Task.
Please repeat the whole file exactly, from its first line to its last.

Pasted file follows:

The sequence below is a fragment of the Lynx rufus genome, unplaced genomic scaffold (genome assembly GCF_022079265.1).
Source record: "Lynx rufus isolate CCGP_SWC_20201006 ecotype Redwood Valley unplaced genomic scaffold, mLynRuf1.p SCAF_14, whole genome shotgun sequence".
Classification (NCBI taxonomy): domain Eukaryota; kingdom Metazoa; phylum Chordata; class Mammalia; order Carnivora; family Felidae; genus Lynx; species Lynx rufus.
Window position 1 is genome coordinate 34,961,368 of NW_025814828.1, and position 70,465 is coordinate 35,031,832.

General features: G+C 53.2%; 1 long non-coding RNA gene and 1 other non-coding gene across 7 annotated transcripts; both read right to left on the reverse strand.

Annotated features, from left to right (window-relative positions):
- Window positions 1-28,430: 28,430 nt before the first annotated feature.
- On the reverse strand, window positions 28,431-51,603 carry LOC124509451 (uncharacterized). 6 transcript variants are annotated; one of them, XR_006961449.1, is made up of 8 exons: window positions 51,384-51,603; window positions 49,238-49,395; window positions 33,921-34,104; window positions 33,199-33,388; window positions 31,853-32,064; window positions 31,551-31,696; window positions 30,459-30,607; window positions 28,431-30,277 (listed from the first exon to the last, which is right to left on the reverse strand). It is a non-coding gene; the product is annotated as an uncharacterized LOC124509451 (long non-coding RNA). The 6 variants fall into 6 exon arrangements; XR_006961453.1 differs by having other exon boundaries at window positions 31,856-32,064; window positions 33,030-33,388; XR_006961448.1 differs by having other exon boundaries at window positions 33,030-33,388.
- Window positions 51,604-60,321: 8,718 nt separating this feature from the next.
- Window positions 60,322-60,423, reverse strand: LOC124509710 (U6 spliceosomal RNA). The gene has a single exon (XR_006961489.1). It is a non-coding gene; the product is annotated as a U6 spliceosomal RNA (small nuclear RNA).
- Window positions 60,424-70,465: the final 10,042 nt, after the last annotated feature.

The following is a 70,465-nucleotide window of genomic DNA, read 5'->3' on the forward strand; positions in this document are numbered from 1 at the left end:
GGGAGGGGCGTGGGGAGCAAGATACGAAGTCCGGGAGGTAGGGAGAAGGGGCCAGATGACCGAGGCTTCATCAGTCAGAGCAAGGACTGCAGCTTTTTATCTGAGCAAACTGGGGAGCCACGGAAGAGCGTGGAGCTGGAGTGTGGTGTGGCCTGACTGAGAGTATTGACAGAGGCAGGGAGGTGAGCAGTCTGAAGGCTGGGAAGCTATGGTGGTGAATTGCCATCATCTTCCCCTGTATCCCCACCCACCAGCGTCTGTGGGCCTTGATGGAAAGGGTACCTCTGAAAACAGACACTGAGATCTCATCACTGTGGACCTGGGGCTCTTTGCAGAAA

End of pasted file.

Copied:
The sequence below is a fragment of the Lynx rufus genome, unplaced genomic scaffold (genome assembly GCF_022079265.1).
Source record: "Lynx rufus isolate CCGP_SWC_20201006 ecotype Redwood Valley unplaced genomic scaffold, mLynRuf1.p SCAF_14, whole genome shotgun sequence".
Classification (NCBI taxonomy): domain Eukaryota; kingdom Metazoa; phylum Chordata; class Mammalia; order Carnivora; family Felidae; genus Lynx; species Lynx rufus.
Window position 1 is genome coordinate 34,961,368 of NW_025814828.1, and position 70,465 is coordinate 35,031,832.

General features: G+C 53.2%; 1 long non-coding RNA gene and 1 other non-coding gene across 7 annotated transcripts; both read right to left on the reverse strand.

Annotated features, from left to right (window-relative positions):
- Window positions 1-28,430: 28,430 nt before the first annotated feature.
- On the reverse strand, window positions 28,431-51,603 carry LOC124509451 (uncharacterized). 6 transcript variants are annotated; one of them, XR_006961449.1, is made up of 8 exons: window positions 51,384-51,603; window positions 49,238-49,395; window positions 33,921-34,104; window positions 33,199-33,388; window positions 31,853-32,064; window positions 31,551-31,696; window positions 30,459-30,607; window positions 28,431-30,277 (listed from the first exon to the last, which is right to left on the reverse strand). It is a non-coding gene; the product is annotated as an uncharacterized LOC124509451 (long non-coding RNA). The 6 variants fall into 6 exon arrangements; XR_006961453.1 differs by having other exon boundaries at window positions 31,856-32,064; window positions 33,030-33,388; XR_006961448.1 differs by having other exon boundaries at window positions 33,030-33,388.
- Window positions 51,604-60,321: 8,718 nt separating this feature from the next.
- Window positions 60,322-60,423, reverse strand: LOC124509710 (U6 spliceosomal RNA). The gene has a single exon (XR_006961489.1). It is a non-coding gene; the product is annotated as a U6 spliceosomal RNA (small nuclear RNA).
- Window positions 60,424-70,465: the final 10,042 nt, after the last annotated feature.

The following is a 70,465-nucleotide window of genomic DNA, read 5'->3' on the forward strand; positions in this document are numbered from 1 at the left end:
GGGAGGGGCGTGGGGAGCAAGATACGAAGTCCGGGAGGTAGGGAGAAGGGGCCAGATGACCGAGGCTTCATCAGTCAGAGCAAGGACTGCAGCTTTTTATCTGAGCAAACTGGGGAGCCACGGAAGAGCGTGGAGCTGGAGTGTGGTGTGGCCTGACTGAGAGTATTGACAGAGGCAGGGAGGTGAGCAGTCTGAAGGCTGGGAAGCTATGGTGGTGAATTGCCATCATCTTCCCCTGTATCCCCACCCACCAGCGTCTGTGGGCCTTGATGGAAAGGGTACCTCTGAAAACAGACACTGAGATCTCATCACTGTGGACCTGGGGCTCTTTGCAGAAA